Horror film scholar Dr. Kelly Doyle has some opinions about scary movies and, in time for Halloween, some suggestions about the best ones to watch.
At KPU Surrey, Doyle teaches English and other courses including Horror Writing in Popular Culture and The Evolution of the Zombie in Horror Film.
Horror is Doyle’s research interest and also hobby, as a judge at Vancouver Horror Show Film Festival, among other interests.
“I’ve loved horror film and literature since I was a child,” says the Newfoundland-raised prof, “but I didn’t realize it could become a serious area of academic enquiry until I did a theory course on identity politics and happened to see ‘28 Days Later’ around the same time. It clicked that horror has always been entrenched in very serious questions around culture, politics and identity.
Scary films offer emotional catharsis and escapism, she says. And no matter how bad things are, they are worse in scary movies.
“Thematically, scary stories can also teach us resilience in the face of darkness, pose answers to the question of what, if anything, waits after death, and best of all, many scary movies are scathingly critical of societal norms and values and are effective at doing it because so many people historically think they have nothing to offer. Beneath the blood and gore and camp and scares are often very politically and socially astute commentary.”
Below are Doyle’s picks for the top five scary movies, and why.
28 Days Later (released in 2002): “Think zombie films are stupid? Unrealistic? So did I, until this one not only made me aware how zombie films are, and always were, scathing commentaries on sociopolitical issues that remain germane to our time. The soundtrack is haunting, relentless, and incredible against an empty London infested with the infected. This one paved the way for the ‘fast’ zombie, and yes, these are zombies. This is also the film that helped me dream my PhD thesis into existence and remains my all-time favourite.”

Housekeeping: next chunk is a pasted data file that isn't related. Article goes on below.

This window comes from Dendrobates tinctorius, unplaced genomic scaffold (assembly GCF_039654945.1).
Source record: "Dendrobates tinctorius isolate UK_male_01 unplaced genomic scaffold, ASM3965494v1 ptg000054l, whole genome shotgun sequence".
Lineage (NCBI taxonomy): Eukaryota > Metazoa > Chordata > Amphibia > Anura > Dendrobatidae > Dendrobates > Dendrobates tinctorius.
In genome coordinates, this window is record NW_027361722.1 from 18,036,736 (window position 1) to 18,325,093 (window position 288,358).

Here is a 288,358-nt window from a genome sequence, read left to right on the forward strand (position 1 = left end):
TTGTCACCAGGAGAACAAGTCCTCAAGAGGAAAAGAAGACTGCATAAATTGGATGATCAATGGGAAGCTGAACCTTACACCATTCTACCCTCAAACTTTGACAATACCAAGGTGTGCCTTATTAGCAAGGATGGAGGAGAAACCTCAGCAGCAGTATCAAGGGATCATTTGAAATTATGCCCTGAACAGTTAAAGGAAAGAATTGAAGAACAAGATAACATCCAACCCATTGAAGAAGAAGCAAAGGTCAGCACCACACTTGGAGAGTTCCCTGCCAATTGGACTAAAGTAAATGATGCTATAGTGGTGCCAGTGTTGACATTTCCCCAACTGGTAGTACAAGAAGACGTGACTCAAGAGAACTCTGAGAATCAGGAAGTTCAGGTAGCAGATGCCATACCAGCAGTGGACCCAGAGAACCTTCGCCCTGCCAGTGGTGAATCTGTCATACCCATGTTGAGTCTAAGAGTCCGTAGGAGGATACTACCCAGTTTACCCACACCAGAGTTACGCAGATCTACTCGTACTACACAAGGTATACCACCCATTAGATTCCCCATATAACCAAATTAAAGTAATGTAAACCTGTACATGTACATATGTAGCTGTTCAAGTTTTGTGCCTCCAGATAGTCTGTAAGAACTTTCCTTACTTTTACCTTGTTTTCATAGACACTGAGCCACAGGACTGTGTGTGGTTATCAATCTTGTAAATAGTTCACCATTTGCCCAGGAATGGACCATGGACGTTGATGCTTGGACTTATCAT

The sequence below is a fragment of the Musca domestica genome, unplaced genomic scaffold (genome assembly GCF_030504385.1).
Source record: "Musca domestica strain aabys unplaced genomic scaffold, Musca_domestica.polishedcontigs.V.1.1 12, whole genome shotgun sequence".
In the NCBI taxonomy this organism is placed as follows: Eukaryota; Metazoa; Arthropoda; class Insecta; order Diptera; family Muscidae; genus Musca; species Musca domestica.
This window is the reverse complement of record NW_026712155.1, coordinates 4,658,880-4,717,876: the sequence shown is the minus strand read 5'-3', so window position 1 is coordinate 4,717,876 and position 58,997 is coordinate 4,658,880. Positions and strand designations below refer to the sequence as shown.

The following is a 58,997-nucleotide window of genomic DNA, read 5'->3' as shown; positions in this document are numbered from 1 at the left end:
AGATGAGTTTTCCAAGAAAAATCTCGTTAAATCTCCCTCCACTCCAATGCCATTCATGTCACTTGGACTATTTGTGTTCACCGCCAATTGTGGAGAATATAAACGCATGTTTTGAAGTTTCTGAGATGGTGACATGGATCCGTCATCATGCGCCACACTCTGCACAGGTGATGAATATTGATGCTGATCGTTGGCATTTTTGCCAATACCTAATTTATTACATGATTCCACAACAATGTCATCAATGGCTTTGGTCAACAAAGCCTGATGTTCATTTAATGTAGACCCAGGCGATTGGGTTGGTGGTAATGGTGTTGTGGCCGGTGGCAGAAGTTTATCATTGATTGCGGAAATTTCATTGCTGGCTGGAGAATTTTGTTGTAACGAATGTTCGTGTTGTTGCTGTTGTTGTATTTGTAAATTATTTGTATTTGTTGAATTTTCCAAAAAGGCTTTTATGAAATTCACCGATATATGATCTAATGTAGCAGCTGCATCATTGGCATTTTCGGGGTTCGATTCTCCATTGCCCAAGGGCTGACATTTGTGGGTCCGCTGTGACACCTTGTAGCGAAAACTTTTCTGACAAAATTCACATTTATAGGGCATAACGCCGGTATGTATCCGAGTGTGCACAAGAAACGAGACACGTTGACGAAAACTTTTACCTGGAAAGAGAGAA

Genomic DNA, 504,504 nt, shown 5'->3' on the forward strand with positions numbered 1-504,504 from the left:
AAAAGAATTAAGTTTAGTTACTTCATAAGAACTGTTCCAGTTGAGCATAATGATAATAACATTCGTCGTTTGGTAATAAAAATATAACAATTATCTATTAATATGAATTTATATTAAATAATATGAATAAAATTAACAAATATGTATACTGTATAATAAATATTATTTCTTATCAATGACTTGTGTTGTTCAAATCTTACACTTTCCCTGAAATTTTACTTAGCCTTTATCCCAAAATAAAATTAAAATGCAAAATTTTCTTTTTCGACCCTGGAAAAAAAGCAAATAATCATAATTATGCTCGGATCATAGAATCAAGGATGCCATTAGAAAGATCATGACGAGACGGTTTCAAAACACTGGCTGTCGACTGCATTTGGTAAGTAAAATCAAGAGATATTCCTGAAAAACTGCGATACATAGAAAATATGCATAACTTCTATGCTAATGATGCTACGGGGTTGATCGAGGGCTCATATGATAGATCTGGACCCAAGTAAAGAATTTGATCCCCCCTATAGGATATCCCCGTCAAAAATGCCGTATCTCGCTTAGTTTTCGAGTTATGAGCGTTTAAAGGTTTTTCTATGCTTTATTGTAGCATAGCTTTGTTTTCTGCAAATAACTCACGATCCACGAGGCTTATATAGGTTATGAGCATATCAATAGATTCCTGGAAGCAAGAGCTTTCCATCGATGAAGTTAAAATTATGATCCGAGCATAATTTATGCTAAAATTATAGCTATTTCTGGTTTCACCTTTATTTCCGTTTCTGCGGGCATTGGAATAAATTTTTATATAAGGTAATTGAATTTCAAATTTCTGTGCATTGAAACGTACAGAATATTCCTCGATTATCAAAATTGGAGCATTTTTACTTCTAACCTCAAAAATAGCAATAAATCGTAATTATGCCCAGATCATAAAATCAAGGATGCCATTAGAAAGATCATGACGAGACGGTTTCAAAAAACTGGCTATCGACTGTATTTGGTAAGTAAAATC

Midsommar (2019): “This one will make you uncomfortable and you won’t always be able to put your finger on why. Such is the talent of Ari Aster, who situates us in the bright, pastoral, and beautiful Swedish countryside, where every slight transgression against social norms around sexuality, consent, death, and trauma are in plain view. It’s the juxtaposition of the beautiful with the profane that makes this one powerful, but more so, the way the film takes us on Dani’s journey through trauma and invites us to live in it with her.”
The Descent (2005): “Refreshing because it’s a horror film all about women that manages not to sexualize them even once. There’s a male extra or two and all of five minutes with the husband of one of the main characters, and then we follow six complex and nuanced women who are educated, funny, complicated, brave, and badass into a caving expedition gone wrong. This one will take your breath away if you are already claustrophobic long before these women end up having to fight a totally unexpected adversary.”
Let the Right One In (2008): “A truly unique take on the vampire, the story follows 12-year-old Oskar, a boy who is relentlessly bullied to the point of assault and deeply unhappy, until he meets the new girl named Eli and starts to give him the will to fight back. Spoiler: Eli is a child vampire. The film explores the isolation, dashed dreams, and darkness in the lives of the adults in Oskar’s periphery as well as his own deep desire for a real friend while inviting us to question what is monstrous in everyday society.”
REC (2008): “The viewer follows reporter Angela Vidal and her cameraman into a local fire station during the night-shift and accompanies them to an apartment building. When they are quarantined there with the residents – and something else – the film begins to unravel a mystery of contagion and possession. Like all the best horror films, this one amps up the mystery, the tension, and some unsettling scares by forcing us to go places we really don’t want to. It also comments on attitudes in the country towards immigrants and questions our fascination with reality TV.”